MAPLE GARDEN

Concept and choreography: Tatiana Baganova

Music: Die anarchistische Abendunterhaltung (Netherlands); Project Moscow Art Trio: M. Alperin, S. Starostin, A. Shilkloper

Costume design: Olga Pautova and Victoria Mozgovaya

Lighting design: Maxim Sergachev

Running time: 30 minutes

  • The piece was commissioned in the summer of 1999 in Durham (North Carolina, USA) by the American Dance Festival as a part of the International Choreographers’ Program, with support from the Philip Morris Companies Inc., Rockefeller Foundation and Trust for Mutual Understanding

  • Russian premiere: October 1999 - Ekaterinburg

  • The production was awarded the Golden Mask (2001) for Best Piece in Contemporary Dance. It was nominated for The Best Work by a choreographer, and Best Set and Costume design

  • Maple Garden toured the United States, Thailand, Germany, Sweden, Italy, Poland, Lithuania, and Belarus, as well as 16 cities in Russia.

The first performance that I created within the program was Maple Garden. For [the performance] I was looking for girls with long hair: the idea was to hang them by their hair on trees. During my first days at the American Dance Festival I was staring at everyone with long hair. The most beautiful and gorgeous hair that caught my eye belonged to David Ferri, the technical director of the festival. This way we got to know each other. David is one of the iconic figures for the American Dance Festival. Coming back to the Festival from time to time, I’m happy to see him as the head of technical staff. I’m grateful to him for the cooperation, his professionalism and bright individual personality.

Tatiana Baganova

The piece by Tatiana Baganova commissioned by the American Dance Festival in Durham (USA), is American. Pulled from mouth to mouth, it binds male and female dancer. Suddenly, a third figure appears and cuts up the gum with a huge pair of scissors. Chewing gum as a symbol for radical separations in this “never-never land”, a wondrous kingdom. A witch sits in a tree and swings on a long rope over the stage. The women wear crinolines, a young man a vest, studded with thorns. Everything dances a bit slowed down, like in a fairy tale or a dream. In “Maple Garden”, Baganova is less expressive than in another piece well-known at the festival – Her “Les Noces” (a post-modern variation on a theme by Nijinska).

Ballet International Tanz Aktuelle

Maple Garden, from 1999, possesses the folksy whimsy of Chagall and the comic illusionism of  Pilobolus-esque dancer-athletes. The curtain opens on a woman in mid-flight (thanks to a wire) above a bare tree. A man arrives with a huge butterfly net to catch another, birdlike woman. And so on and so forth. Because there is no narrative, we gravitate to the piece’s theme. The strings that the dancers unspool from each other’s mouths and the lustrous hair by which the women hang from the tree suggest attachment, with  its tenuousness and allure. But Maple Garden builds no nest of concrete meaning from these charming strands.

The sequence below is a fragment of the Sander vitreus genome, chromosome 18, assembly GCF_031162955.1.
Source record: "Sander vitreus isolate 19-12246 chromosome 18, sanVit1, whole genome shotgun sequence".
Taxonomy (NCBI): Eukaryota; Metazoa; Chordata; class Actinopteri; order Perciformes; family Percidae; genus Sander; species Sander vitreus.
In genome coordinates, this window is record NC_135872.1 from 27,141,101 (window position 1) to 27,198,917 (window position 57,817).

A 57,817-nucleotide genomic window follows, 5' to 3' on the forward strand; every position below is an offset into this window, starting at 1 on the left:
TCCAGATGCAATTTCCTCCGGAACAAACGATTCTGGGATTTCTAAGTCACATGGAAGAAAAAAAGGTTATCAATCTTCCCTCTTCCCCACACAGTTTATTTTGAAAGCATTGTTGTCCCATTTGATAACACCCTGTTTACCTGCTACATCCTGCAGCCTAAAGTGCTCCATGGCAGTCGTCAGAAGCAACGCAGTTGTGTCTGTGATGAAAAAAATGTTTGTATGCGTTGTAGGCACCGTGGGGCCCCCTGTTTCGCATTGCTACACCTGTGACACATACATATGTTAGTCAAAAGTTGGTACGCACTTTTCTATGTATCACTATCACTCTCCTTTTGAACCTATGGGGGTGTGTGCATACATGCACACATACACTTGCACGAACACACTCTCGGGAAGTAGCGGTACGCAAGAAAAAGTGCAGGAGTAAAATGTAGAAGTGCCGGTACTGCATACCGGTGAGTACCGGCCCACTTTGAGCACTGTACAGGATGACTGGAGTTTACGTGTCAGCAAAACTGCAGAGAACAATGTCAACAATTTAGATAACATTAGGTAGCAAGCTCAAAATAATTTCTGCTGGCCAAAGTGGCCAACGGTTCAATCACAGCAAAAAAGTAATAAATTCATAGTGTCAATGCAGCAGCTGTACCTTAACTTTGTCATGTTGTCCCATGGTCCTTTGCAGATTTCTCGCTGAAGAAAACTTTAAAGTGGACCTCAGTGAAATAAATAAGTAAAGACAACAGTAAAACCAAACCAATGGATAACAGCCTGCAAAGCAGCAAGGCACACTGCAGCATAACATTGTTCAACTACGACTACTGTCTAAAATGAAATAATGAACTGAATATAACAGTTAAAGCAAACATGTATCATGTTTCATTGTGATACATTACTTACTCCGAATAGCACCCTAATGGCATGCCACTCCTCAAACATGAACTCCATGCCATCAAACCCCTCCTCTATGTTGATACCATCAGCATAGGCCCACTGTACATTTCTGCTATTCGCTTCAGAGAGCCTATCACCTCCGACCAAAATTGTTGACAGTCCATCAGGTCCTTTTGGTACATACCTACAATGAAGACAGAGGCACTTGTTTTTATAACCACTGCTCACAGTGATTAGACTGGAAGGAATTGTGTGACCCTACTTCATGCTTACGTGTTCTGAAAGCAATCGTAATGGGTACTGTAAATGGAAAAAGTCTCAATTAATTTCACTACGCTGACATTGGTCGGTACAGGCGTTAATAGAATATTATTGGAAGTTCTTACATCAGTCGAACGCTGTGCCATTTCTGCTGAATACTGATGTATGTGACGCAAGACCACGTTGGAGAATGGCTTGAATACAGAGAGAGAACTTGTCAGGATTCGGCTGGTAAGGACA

Financial Times

 

Maple Garden hits a viewer like a cross between a Brothers Grimm fairy tale and Hieronymus Bosch’s Garden of Earthly Delights, illustrated by Salvador Dali, and with a gaggle of zombies thrown in. It’s beautiful at times, grotesque at times and concurrently funny and horrifying.

Forget about what it means, if anything. The dance is more than a series of images, but the images linger in the mind even if you don’t know exactly why they’re there.

CriticalDance

 

The theatre from Russia presented a soft dreamy tale. The stylish grotesque pictures that, with the use of elements of folklore and a broken dance vocabulary, have built a surreal world on stage, perhaps the world of the subconscious.

Frankfurter Allgemeine Zeitung

 

A mysterious performance, where women are hung to the dry tree by their long mermaid hair, where village dwellers fondle each other with simple sensuality of animals, is in fact counted like in a perfect game of chess. Choreography here is just a part of the complicated score in which the music, lighting design, and wildness of the marionette dance are all mixed together. Tatiana Baganova is the only one who stages performances without following fashionable trends, and who doesn’t care to correspond to the popular ideas about «the present». And therefore her works remain actual even after the premiere.

Commersant

The choreographer is fond of paradoxicality, and cipher names. There is one withered tree on the stage instead of the garden; instead of people there are strange creatures with painted faces and dolls’ plasticity. [...] Birds’ cries and spiritual folk-tunes of a mysterious country, a bit terrifying dances, strange sensuality and causeless laughter – the infernal Baganova’s autumn fairytale captivates and fascinates.

The Bolshoi Theatre magazine

The curtain was just about to raise, the public burst into a storm of applause, appreciating the artist’s work. The enthusiastic welcome given to the Provincial Dances Theatre by the Düsseldorf festival public confirms one more time that this company has a right to represent Russia.

Europe-Express (Berlin)

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